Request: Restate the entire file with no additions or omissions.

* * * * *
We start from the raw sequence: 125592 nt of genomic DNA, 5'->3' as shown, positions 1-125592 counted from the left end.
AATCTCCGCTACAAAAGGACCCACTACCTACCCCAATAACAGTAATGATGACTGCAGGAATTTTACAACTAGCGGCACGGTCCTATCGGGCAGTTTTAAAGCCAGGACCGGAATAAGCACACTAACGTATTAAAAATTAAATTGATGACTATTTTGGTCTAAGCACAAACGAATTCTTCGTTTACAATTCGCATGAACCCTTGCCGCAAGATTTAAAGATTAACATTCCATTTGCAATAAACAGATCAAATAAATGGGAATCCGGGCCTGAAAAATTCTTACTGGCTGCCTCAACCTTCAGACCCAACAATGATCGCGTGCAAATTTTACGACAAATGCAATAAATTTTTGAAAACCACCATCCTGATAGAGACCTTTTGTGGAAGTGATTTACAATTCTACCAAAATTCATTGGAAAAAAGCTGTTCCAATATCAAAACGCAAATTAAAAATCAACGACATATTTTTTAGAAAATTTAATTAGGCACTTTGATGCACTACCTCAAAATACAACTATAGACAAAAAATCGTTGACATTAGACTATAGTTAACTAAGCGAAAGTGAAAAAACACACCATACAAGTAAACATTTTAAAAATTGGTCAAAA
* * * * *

We start from the raw sequence: 125592 nt of genomic DNA, 5'->3' as shown, positions 1-125592 counted from the left end.
AATCTCCGCTACAAAAGGACCCACTACCTACCCCAATAACAGTAATGATGACTGCAGGAATTTTACAACTAGCGGCACGGTCCTATCGGGCAGTTTTAAAGCCAGGACCGGAATAAGCACACTAACGTATTAAAAATTAAATTGATGACTATTTTGGTCTAAGCACAAACGAATTCTTCGTTTACAATTCGCATGAACCCTTGCCGCAAGATTTAAAGATTAACATTCCATTTGCAATAAACAGATCAAATAAATGGGAATCCGGGCCTGAAAAATTCTTACTGGCTGCCTCAACCTTCAGACCCAACAATGATCGCGTGCAAATTTTACGACAAATGCAATAAATTTTTGAAAACCACCATCCTGATAGAGACCTTTTGTGGAAGTGATTTACAATTCTACCAAAATTCATTGGAAAAAAGCTGTTCCAATATCAAAACGCAAATTAAAAATCAACGACATATTTTTTAGAAAATTTAATTAGGCACTTTGATGCACTACCTCAAAATACAACTATAGACAAAAAATCGTTGACATTAGACTATAGTTAACTAAGCGAAAGTGAAAAAACACACCATACAAGTAAACATTTTAAAAATTGGTCAAAA